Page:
Let’s assume you’re writing an app to enable students to enroll in courses. You need to ensure that no more than 30 students can sign up for a given course. In your enrollment code, you have something like this:

@course = Course.find(1)
if @course.num_students < 30   @course.course_students.create!(:student_id => 101)
  @course.num_students += 1!
  # course is full

You’re screwed. You now have 32 people in your 30 person class, and you have no idea what happened.

“Well no duh,” you’re saying, “even the ActiveRecord docs mention locking, so I’ll just use that.”

@course = Course.find(1, :lock => true)
if @course.num_students < 30
  # ...

Nice try, but now you’ve introduced other issues. Any other piece of code in your entire app that needs to update anything about the course – maybe the course name, or start date, or location – is now serialized. If you need high concurrency, you’re screwed (still).

You think, “ah-ha, the problem is having a separate counter!”

@course = Course.find(1)
if @course.course_students.count < 30    @course.course_students.create!(:student_id => 101)
  # course is full

Nope. Still screwed.

The Root Down

It’s worth understanding the root issue, and how to address it.

Race conditions arise from the difference in time between evaluating and altering a value. In our example, we fetched the record, then checked the value, then changed it. The more lines of code between those operations, and the higher your user count, the bigger the window of opportunity for other clients to get the data in an inconsistent state.

Sometimes race conditions don’t matter in practice, since often a user is only operating on their own data. This has a race condition, but is probably ok:

@user = User.find(params[:id])
@post = Post.create(:user_id =>, :title => "Whattup")
@user.total_posts += 1  # update my post count

But this would be problematic:

@blog = Blog.find(params[:id])
@post = Post.create(:blog_id =>, :title => "Whattup")
@blog.total_posts += 1  # update post count across all users

As multiple users could be adding posts concurrently.

In a traditional RDBMS, you can increment counters atomically (but not return them) by firing off an update statement that self-references the column:

update users set total_posts = total_posts + 1 where id = 372

You may have seen ActiveRecord’s increment_counter class method, which wraps this functionality. This solves half the problem of updating the counters atomically. But this has the significant side effect that your object is no longer in sync with the DB, so you get other issues:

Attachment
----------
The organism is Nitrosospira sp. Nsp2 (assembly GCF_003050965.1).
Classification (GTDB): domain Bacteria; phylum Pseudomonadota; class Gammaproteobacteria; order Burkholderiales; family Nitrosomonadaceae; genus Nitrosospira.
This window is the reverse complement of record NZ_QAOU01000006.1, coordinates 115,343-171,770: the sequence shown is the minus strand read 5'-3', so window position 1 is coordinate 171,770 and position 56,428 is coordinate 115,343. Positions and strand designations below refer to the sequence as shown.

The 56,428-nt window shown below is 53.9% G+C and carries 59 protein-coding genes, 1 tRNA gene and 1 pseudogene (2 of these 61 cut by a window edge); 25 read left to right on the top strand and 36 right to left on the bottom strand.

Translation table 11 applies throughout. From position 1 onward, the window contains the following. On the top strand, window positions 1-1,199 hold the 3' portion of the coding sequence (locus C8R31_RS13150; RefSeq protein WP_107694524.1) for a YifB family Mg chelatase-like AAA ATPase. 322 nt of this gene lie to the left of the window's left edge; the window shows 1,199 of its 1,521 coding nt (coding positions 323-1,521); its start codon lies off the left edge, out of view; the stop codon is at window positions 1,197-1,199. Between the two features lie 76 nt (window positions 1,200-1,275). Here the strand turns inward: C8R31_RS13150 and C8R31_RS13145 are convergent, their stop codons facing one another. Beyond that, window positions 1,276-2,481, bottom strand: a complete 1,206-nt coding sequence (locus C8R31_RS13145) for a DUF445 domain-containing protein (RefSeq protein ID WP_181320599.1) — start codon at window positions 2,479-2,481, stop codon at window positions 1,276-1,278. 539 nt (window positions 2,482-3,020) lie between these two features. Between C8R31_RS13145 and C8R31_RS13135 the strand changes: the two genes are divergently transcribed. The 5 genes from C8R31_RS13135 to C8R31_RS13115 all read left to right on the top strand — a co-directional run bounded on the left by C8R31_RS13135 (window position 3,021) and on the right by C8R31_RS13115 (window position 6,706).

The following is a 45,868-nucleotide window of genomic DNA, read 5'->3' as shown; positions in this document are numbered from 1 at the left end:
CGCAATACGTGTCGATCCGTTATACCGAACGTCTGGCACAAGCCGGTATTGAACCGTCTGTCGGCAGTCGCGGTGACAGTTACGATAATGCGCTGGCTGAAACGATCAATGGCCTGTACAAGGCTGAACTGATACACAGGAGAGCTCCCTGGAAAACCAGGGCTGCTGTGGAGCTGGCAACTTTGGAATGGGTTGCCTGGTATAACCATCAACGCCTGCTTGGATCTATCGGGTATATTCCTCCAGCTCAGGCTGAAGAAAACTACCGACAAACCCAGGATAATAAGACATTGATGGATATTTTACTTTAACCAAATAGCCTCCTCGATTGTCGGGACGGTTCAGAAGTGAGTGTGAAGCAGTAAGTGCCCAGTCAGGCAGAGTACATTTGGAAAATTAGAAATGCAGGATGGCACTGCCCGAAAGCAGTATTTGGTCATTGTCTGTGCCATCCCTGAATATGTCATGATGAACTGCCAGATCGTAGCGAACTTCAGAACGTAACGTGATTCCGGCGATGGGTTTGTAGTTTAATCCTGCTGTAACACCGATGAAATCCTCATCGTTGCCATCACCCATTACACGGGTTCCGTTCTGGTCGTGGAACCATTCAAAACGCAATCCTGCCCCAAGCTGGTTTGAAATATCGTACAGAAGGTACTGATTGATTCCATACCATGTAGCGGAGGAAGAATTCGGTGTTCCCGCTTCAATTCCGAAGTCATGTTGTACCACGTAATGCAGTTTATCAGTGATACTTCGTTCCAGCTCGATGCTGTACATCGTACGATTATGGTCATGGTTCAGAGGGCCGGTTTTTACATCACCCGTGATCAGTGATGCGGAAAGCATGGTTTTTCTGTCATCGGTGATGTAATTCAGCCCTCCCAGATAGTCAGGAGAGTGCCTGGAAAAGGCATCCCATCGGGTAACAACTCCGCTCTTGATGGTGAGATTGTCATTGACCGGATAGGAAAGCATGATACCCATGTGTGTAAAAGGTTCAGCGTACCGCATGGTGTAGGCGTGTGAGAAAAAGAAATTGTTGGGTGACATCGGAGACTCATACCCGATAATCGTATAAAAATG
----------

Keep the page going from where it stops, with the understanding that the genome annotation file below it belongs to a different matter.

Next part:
@blog = Blog.find(params[:id])
Blog.increment_counter :total_posts,
if @blog.total_posts == 1000
  # the 1000th poster - award them a gold star!

The DB says 1000, but your @blog object still says 999, and the right person doesn’t get their gold star. Sad faces all around.

A Better Way

Bottom line: Any operation that can alter a value must also return that value in the same operation for it to be atomic. If you do a separate get then set, or set then get, you’re open to a race condition. There are only a few systems that support an “increment and return” type operation, and Redis is one of them (Oracle sequences are another, and Postgres supports “update returning”).

When you think of the specific things that you need to ensure, many of these will reduce to numeric operations:

  • Ensuring there are no more than 30 students in a course
  • Getting more than 2 but less than 6 people in a game
  • Keeping a chat room to a max of 50 people
  • Correctly recording the total number of blog posts
  • Only allowing one piece of code to reorder a large dataset at a time

All except the last one can be implemented with counters. The last one will need a carefully placed lock.

The best way I’ve found to balance atomicity and concurrency is, for each value, actually create two counters:

  • A counter you base logic on (eg, slots_taken)
  • A counter users see (eg, current_students)

The reason you want two counters is you’ll need to change the value of the logic counter firstbefore checking it, to address any race conditions. This means the value can get wonky momentarily (eg, there could be 32 slots_taken for a 30-person course). This doesn’t affect its function – indeed, it’s part of what makes it work – but does mean you don’t want to display it.

So, taking our Course example:

class Course < ActiveRecord::Base
  include Redis::Objects

  counter :slots_taken
  counter :current_students


@course = Course.find(1)
@course.slots_taken.increment do |val|
  if val <= @course.max_students     @course.course_students.create!(:student_id => 101)

Race-condition free. Why? Because we’re checking the direct result of the increment operation against a value. The set and get operations are one and the same, which is the crucial piece. If that code block returns false, the counter is rewound, and no animals were harmed in this atomic op.

Then, due to the current_students counter, your views get consistent information about the course, since it will only be incremented on success. There is still a race condition where current_students could be less than the real number of CourseStudent records, but since you’ll be displaying these values in a view (after that block completes) you shouldn’t see this manifest in real-world usage.

Now you can sleep soundly, without fear of getting fired at 3am via an angry phone call from your boss. (At least, not about this…)